FDA panel backs move to single-dose COVID
January 26, 2023 — A panel of FDA advisers unanimously backed an effort today to simplify COVID-19 vaccinations, with the goal of developing a single-dose — possibly annual — approach to general population.
The FDA is seeking to give clearer guidance to vaccine makers on future development of COVID-19 vaccines. The plan is to reduce the current complex landscape of vaccination options, and thus help increase the use of these injections.
COVID remains a threat, causing around 4,000 deaths per week recently, according to the CDC.
The 21 members of the Vaccines and Related Biological Products Advisory Committee (VRBPAC) voted unanimously “yes” on a single question posed by the FDA:
“Does the committee recommend harmonizing the composition of the vaccine strain of the primary series and booster doses in the United States into a single composition, for example, the composition of all vaccines currently administered would be a bivalent vaccine ( Original plus Omicron BA.4/BA.5)?”
In other words, would it be better to have one vaccine that potentially combines multiple strains of the virus, instead of multiple vaccines — like a two-shot primary series and then a booster containing different combinations of virus strains.
The FDA will heed the panel’s advice as it outlines new strategies to stay ahead of the evolving virus.
In explaining their support for the FDA’s plan, panel members said they hoped a simpler diet would help persuade more people to get the COVID shot.
Pamela McInnes, DDS, MSc, noted that it’s hard to explain to many people that the vaccine worked to protect them from more serious illness if they get COVID after being vaccinated.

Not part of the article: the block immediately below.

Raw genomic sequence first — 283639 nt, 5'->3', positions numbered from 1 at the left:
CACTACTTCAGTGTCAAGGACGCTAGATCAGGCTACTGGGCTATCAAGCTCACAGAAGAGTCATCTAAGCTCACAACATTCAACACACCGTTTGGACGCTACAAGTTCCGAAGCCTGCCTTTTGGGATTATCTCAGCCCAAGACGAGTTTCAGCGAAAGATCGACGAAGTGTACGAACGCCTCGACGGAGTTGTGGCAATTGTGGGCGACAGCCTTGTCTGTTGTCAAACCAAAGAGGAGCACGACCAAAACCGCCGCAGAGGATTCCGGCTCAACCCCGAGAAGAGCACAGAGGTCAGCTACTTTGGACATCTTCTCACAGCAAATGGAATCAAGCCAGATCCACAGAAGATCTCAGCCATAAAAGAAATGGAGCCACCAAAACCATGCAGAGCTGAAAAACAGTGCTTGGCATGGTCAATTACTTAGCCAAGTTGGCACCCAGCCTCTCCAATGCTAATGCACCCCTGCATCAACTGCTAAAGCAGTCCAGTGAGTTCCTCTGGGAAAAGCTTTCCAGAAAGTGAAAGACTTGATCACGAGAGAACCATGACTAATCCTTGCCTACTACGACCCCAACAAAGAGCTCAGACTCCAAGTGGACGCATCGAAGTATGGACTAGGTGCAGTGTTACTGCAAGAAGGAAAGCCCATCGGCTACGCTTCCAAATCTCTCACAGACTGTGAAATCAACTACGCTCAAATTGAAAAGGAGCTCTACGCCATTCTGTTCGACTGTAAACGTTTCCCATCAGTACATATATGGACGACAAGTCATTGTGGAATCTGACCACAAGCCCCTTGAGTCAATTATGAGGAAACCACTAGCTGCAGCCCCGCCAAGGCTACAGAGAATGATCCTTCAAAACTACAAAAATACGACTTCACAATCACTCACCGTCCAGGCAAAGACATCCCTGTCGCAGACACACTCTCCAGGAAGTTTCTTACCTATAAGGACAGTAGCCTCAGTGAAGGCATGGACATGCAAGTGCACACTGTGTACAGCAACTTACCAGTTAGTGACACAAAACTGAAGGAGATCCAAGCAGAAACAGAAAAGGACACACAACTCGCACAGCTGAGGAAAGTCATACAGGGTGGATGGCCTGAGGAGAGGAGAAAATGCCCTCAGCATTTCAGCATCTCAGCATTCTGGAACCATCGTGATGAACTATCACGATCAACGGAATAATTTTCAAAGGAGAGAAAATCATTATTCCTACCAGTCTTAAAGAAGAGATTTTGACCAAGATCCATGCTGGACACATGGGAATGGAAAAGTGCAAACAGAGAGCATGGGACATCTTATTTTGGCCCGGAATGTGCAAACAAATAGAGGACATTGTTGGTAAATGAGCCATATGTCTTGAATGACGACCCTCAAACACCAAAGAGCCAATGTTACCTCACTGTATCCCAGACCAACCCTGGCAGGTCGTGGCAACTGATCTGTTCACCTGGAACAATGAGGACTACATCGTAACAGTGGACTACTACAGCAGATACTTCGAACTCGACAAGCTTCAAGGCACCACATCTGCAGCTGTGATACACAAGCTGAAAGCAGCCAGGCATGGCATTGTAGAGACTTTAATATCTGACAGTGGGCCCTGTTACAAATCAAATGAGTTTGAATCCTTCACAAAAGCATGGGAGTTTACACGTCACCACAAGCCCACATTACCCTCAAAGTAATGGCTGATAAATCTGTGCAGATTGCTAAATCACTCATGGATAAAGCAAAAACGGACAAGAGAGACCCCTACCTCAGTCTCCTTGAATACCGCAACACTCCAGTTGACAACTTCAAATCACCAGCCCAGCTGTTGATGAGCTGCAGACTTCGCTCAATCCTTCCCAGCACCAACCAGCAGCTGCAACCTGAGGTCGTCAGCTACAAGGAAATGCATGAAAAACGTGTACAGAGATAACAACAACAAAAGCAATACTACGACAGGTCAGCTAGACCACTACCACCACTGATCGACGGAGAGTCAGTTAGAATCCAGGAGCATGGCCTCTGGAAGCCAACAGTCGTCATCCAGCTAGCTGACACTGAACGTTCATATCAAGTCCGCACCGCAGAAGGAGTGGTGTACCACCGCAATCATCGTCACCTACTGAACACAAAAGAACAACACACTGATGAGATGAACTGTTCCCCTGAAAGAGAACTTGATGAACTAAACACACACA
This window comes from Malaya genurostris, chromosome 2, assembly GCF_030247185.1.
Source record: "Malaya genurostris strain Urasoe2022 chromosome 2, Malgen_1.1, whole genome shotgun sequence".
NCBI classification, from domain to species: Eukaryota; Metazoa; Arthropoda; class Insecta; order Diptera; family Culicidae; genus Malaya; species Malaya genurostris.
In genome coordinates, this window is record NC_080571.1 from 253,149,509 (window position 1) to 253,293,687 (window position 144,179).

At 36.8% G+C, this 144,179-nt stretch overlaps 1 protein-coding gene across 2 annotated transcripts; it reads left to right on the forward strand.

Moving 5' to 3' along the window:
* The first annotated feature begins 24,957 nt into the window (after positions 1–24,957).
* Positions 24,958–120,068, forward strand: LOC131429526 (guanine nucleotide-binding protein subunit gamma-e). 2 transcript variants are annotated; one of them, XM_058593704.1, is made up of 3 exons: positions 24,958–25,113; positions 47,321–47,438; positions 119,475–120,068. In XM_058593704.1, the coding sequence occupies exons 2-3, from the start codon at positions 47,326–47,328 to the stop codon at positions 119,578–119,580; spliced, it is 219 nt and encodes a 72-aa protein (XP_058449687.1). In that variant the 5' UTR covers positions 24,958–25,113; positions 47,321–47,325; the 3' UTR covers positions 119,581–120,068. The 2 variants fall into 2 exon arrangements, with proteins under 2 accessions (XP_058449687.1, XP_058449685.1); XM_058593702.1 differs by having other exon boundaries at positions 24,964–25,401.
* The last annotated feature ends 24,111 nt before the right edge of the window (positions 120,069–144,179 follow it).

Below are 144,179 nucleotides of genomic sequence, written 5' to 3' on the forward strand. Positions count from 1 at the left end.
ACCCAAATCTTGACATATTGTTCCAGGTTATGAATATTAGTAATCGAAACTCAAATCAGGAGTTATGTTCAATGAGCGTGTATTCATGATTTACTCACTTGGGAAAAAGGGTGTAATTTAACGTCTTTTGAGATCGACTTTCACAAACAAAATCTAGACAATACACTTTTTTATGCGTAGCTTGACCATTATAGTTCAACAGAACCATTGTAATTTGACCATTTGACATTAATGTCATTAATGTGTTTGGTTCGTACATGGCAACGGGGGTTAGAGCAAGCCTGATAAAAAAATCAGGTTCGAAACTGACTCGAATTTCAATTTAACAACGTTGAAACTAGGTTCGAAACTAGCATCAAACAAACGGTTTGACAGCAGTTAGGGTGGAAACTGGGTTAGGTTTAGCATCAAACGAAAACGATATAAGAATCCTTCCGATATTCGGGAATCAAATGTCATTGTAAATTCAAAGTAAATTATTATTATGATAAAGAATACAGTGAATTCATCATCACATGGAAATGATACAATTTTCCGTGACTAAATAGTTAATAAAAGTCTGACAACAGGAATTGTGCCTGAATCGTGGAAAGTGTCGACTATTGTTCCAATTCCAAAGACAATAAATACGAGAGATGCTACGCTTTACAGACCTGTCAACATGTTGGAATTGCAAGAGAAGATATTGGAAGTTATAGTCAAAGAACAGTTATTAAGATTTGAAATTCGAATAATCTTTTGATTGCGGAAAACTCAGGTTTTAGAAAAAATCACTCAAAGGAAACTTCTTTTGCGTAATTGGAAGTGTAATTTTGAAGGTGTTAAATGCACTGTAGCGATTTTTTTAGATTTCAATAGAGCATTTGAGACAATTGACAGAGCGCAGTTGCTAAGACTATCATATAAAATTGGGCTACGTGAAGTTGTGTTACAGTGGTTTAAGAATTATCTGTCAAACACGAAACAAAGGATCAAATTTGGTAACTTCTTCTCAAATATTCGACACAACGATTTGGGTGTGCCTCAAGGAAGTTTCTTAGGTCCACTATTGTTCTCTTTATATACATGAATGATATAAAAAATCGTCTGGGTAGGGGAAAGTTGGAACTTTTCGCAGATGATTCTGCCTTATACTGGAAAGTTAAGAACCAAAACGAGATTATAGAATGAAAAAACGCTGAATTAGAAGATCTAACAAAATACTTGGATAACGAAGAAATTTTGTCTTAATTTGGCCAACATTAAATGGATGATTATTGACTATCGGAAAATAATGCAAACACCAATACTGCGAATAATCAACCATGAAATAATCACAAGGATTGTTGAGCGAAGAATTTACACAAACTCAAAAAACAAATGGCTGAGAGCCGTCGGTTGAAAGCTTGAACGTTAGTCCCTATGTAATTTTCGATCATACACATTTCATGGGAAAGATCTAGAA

“It’s a real challenge,” said McInness, retired deputy director of the National Center for Advancing Translational Sciences at the National Institutes of Health.
“The message that you would have gotten sicker and landed in the hospital resonates with me, but I don’t know if it resonates with ‘many people who are infected,’ she said.
In the meeting backgrounder, the FDA outlined a plan to transition the current complex landscape of COVID-19 vaccines to a single vaccine composition for the primary series and booster vaccination.
This would require:
• Harmonize the composition of the strains of all COVID-19 vaccines;
• Simplify the vaccination schedule for future vaccination campaigns to administer a series of two doses in some young children and in the elderly and immunocompromised, and a single dose in all other individuals;
• Establish a process for vaccine strain selection recommendations, similar in many respects to that used for seasonal influenza vaccines, based on the predominant and predicted variants that would take place by June to enable the production of vaccines. September.
During the discussion, however, questions were raised about the June target date. Given the production schedule for some vaccines, that date may need to be changed, said Jerry Weir, PhD, director of the viral products division at the FDA’s Center for Biologics Evaluation and Research.
“We’re all going to have to maintain some flexibility,” Weir said, adding that there isn’t a “good model” established yet for updating these vaccines.